LCQ14: Discussions on anti-mask legislation

     Following is a question by the Hon Chan Hak-kan and a written reply by the Secretary for Security, Mr Lai Tung-kwok, in the Legislative Council today (March 29):
     Some studies have found that persons who wear masks during public assemblies and demonstrations tend to believe that as they have covered their faces, they can still evade legal liability after committing unlawful acts.  As such, they are more likely than others to commit violent acts and damage other people's property.  Also, their violent acts are of greater gravity and are targeted at more innocent people.  It is learnt that some overseas countries have enacted legislation to ban their people from wearing masks during public assemblies and demonstrations as well as in public places.  In this connection, will the Government inform this Council:
(1) among the arrestees in the occupation movement in 2014 and the riot in Mong Kok in February last year, of the respective numbers of those who were wearing masks when they allegedly committed the relevant offences; among such arrestees, the numbers of those who were eventually not prosecuted because the Police did not have sufficient evidence to prove offenders' identities;
(2) whether the Police and the relevant government departments have studied if the consideration of "being able to conceal one's own identity" will make criminals blatantly engage in more severe acts of violence; if so, of the details;
(3) given that police officers may not be able to arrest offenders on the spot during large-scale public assemblies, whether the Police have studied if the gathering of evidence afterwards has become more difficult due to the fact that those people were wearing masks when they committed the offences; and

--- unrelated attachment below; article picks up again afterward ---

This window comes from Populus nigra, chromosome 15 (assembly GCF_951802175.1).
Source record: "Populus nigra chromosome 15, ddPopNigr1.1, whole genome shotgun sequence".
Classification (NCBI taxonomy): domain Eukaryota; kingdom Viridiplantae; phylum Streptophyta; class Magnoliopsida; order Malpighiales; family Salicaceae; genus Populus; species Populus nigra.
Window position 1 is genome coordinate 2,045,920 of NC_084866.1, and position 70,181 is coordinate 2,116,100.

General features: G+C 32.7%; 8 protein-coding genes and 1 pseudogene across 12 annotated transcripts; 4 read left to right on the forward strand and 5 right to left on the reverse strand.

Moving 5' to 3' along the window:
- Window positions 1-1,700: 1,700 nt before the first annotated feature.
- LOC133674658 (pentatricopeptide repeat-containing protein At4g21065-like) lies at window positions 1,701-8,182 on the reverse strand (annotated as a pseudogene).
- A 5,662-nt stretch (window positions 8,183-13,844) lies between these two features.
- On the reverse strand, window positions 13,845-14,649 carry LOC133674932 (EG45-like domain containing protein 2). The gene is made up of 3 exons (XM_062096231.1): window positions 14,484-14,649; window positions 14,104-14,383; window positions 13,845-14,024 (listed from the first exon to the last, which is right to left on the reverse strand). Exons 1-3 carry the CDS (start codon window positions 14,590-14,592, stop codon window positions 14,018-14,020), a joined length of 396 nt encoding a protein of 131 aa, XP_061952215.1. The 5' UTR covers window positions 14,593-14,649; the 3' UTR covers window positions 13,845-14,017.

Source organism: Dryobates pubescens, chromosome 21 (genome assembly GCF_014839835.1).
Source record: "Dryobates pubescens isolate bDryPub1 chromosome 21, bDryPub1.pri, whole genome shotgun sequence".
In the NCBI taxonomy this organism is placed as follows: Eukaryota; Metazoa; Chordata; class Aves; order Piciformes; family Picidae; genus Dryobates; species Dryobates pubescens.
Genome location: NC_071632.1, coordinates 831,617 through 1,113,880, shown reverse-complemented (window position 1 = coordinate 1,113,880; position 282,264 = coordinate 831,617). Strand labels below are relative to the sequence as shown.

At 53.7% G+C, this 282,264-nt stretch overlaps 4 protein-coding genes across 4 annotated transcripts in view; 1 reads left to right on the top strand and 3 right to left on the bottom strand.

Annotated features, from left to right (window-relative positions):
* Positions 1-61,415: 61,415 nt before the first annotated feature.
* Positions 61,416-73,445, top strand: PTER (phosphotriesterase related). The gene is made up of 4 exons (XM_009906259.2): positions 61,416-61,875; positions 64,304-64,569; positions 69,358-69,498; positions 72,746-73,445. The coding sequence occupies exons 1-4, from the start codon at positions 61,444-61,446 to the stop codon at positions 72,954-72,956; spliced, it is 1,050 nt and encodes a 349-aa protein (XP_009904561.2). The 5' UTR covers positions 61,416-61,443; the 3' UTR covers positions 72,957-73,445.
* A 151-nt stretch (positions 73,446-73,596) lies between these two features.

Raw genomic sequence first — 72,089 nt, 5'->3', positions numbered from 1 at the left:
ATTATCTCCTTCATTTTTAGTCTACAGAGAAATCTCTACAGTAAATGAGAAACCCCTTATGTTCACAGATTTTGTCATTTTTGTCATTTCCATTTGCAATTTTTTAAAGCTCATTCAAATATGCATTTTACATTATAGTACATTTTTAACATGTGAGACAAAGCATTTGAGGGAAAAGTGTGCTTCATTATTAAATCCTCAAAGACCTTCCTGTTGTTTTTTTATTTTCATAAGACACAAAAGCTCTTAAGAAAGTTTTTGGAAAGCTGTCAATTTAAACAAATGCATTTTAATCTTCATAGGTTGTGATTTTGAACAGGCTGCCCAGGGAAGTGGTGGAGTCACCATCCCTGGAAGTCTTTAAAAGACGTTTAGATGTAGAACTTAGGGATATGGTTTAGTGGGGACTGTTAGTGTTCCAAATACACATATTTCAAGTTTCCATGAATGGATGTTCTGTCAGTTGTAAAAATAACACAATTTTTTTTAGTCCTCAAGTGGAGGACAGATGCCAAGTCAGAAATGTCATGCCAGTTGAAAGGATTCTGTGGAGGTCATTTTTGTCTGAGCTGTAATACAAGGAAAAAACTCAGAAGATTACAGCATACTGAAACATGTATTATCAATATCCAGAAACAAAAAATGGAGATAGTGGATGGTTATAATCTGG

(4) whether, following the riot in Mong Kok, the authorities have studied the enactment of legislation to ban participants of public assemblies and demonstrations from wearing masks, and have made reference to relevant overseas practices; if so, of the details; if not, the reasons for that?
     With regard to Hon Chan Hak-kan's question, I provide below a consolidated reply:

     During the illegal "Occupy Movement" in 2014, a total of 955 persons were arrested by the Police, and another 48 persons were arrested by the Police after the incident.  Their alleged offences included unlawful assembly, arson, possession of offensive weapons, criminal damage, wounding, assaulting a police officer, common assault, possession of imitation firearms, theft, criminal intimidation, indecent assault, possession of dangerous drugs and possession of Part I poisons, etc.  As at March 27, 2017, a total of 225 persons have been or are being dealt with by legal proceedings, of which 123 are subject to legal consequences. The Police do not maintain the number of arrestees above who were wearing masks or covering their faces with objects when they allegedly committed the relevant offences.

     The Department of Justice makes prosecution decisions in accordance with the principles set out in the Prosecution Code.  Unless there is sufficient admissible evidence so that the case has a reasonable prospect of conviction, and that it is in the public interest to prosecute, no prosecution should be commenced.  The decision of whether to prosecute or not is based on various considerations.  The Police do not maintain the individual considerations or circumstances for the cases above in which the arrestees were ultimately not charged.